Fraud Advice

Advice & how to report if it happens to you

Adam L avatar
Written by Adam L
Updated over a week ago

Fraud can come in many forms and is not a victimless crime – In the UK the sector with the largest increase was Identity (ID) Fraud as reported by CIFAS. 

ID Fraud happens when a fraudster pretends to be an innocent individual to buy a product or take out a credit facility in their name. Victims do not even realise that they have been targeted until a bill arrives for something they did not buy, or they experience problems with their credit rating. Fraudsters will get access to their victim’s personal information such as name, date of birth, address, their bank and who they hold accounts with. They get these in a variety of ways, from stealing mail through to hacking; obtaining data on the ‘dark web’; exploiting personal information on social media, or though ‘social engineering’ where innocent parties are persuaded to give up personal information to someone pretending to be from their bank, the police or a trusted retailer. 

If you suspect you are a victim of ID Fraud

If we contacted you or you suspect you are a victim of fraud you should act now:

  • Report it to Raylo by contacting us on chat here

  • It is highly recommended you report it to the Police at or on 0300 123 2040.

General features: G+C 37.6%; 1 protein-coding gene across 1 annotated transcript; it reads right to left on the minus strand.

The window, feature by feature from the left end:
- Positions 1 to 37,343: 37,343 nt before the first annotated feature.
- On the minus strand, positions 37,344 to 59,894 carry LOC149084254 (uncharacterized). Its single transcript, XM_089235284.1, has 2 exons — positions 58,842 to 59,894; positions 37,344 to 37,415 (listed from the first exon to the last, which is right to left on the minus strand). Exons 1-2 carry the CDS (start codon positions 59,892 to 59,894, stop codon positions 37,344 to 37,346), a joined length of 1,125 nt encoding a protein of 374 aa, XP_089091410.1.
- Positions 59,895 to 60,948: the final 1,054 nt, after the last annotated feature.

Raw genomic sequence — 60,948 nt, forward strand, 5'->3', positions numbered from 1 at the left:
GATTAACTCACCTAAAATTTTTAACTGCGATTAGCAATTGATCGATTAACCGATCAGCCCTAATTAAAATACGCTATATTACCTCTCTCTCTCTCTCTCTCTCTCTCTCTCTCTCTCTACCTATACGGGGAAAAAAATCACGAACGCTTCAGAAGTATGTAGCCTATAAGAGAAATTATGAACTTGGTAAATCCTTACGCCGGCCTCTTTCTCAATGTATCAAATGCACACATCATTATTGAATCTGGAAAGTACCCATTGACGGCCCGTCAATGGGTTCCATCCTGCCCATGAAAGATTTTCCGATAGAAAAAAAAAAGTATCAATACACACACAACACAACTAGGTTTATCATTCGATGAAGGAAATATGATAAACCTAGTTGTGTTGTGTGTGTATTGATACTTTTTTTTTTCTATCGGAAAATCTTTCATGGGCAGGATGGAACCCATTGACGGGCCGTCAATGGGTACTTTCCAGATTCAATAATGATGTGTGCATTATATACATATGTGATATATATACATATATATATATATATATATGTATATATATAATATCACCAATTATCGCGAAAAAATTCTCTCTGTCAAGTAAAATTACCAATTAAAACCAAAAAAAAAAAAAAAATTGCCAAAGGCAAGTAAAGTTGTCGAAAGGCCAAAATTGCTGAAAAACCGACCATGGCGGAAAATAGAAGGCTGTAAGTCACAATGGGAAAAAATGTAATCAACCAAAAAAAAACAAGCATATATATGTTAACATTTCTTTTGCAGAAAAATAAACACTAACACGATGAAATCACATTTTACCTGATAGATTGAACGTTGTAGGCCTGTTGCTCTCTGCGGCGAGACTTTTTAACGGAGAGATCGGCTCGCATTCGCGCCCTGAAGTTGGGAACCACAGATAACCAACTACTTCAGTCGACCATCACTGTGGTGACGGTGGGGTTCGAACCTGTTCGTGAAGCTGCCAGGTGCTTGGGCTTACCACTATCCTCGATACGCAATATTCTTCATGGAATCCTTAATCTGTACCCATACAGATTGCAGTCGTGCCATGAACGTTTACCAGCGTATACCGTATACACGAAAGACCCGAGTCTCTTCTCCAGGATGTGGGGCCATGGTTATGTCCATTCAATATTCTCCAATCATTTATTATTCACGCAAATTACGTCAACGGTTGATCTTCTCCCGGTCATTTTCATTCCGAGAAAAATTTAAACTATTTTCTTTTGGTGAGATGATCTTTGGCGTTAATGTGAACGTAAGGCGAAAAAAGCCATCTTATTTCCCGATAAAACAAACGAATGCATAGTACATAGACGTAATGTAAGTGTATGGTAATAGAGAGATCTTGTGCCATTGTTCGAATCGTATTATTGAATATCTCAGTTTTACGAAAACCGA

• Contact your bank and anyone you have credit with to ask them to monitor your accounts based on your situation

How to prevent becoming a victim of ID Fraud

You can protect yourself and your personal information by doing the following:

  1. Shred all documents that contain sensitive information about you and your accounts before discarding

  2. Carry out personal credit report checks regularly – Some credit reference agencies offer a credit report checking service to alert you to any key changes on your credit file that could indicate potentially fraudulent activity. 

  3. Ensure all your post is redirected to your new address after moving to a new house

  4. Be careful not to post sensitive information to social networking sites (also ensuring photos do not expose any information)

  5. Always report a missing driving license or passport at your earliest convenience

  6. Check bank statements regularly

Other Helpful links

  • Take Five to Stop Fraud – straightforward and impartial advice to help you protect yourself against financial fraud. 

  • FFA UK - information about the various types of payment fraud, plus helpful tips and advice. 

  • Action Fraud - the UK’s national reporting centre for fraud and cybercrime. 

  • Stop – ID Fraud – Tips and advice to help fight ID fraud.

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